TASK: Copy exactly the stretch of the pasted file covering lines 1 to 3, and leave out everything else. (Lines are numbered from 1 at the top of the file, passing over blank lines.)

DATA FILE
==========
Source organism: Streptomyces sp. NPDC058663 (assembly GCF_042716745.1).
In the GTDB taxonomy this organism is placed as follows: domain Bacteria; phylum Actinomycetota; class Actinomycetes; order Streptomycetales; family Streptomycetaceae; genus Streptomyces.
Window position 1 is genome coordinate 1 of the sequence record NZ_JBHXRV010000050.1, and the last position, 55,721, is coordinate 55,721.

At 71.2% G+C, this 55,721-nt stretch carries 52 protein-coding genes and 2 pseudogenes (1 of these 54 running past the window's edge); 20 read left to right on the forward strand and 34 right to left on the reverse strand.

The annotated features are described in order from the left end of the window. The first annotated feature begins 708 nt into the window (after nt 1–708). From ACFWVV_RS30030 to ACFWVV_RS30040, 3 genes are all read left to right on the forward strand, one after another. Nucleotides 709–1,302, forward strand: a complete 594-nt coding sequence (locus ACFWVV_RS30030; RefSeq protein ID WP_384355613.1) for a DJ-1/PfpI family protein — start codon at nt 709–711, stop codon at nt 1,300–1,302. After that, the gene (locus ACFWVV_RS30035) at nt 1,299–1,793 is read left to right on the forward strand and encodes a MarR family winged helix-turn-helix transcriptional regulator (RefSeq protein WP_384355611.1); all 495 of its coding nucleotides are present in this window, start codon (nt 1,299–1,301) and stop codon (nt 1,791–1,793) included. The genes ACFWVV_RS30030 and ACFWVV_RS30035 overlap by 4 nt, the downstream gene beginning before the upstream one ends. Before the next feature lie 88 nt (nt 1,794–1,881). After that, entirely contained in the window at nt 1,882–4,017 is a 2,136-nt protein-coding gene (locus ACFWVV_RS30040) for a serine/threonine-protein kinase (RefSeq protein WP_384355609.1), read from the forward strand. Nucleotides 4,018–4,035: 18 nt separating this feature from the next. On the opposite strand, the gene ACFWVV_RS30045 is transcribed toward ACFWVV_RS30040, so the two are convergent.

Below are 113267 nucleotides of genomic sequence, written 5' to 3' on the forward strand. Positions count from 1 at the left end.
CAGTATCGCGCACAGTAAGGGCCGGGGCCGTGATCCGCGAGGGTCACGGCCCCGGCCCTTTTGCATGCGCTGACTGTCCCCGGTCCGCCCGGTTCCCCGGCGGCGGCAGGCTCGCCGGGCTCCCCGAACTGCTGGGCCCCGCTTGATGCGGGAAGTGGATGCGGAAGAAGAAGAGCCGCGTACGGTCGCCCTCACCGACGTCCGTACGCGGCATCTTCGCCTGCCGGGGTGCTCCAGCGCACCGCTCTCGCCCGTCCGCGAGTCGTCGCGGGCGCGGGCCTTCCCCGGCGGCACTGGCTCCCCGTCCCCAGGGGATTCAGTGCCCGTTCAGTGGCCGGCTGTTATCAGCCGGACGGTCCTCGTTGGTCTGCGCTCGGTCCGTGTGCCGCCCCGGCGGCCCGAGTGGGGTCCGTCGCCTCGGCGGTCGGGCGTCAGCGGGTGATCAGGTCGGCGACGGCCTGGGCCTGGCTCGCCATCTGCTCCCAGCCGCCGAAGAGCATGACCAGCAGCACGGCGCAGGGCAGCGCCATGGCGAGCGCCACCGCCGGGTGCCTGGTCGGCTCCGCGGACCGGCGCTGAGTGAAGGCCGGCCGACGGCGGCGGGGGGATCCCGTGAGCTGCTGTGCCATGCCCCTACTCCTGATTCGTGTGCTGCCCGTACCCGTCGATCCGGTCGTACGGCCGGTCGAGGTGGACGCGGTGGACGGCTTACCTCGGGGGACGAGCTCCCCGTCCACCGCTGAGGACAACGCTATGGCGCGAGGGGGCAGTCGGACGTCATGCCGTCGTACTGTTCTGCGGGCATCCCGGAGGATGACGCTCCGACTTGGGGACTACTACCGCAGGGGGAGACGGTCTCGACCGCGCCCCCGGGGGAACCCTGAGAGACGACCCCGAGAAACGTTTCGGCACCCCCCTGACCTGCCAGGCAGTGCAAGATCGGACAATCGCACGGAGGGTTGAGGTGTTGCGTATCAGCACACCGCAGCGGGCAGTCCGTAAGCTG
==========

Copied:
Source organism: Streptomyces sp. NPDC058663 (assembly GCF_042716745.1).
In the GTDB taxonomy this organism is placed as follows: domain Bacteria; phylum Actinomycetota; class Actinomycetes; order Streptomycetales; family Streptomycetaceae; genus Streptomyces.
Window position 1 is genome coordinate 1 of the sequence record NZ_JBHXRV010000050.1, and the last position, 55,721, is coordinate 55,721.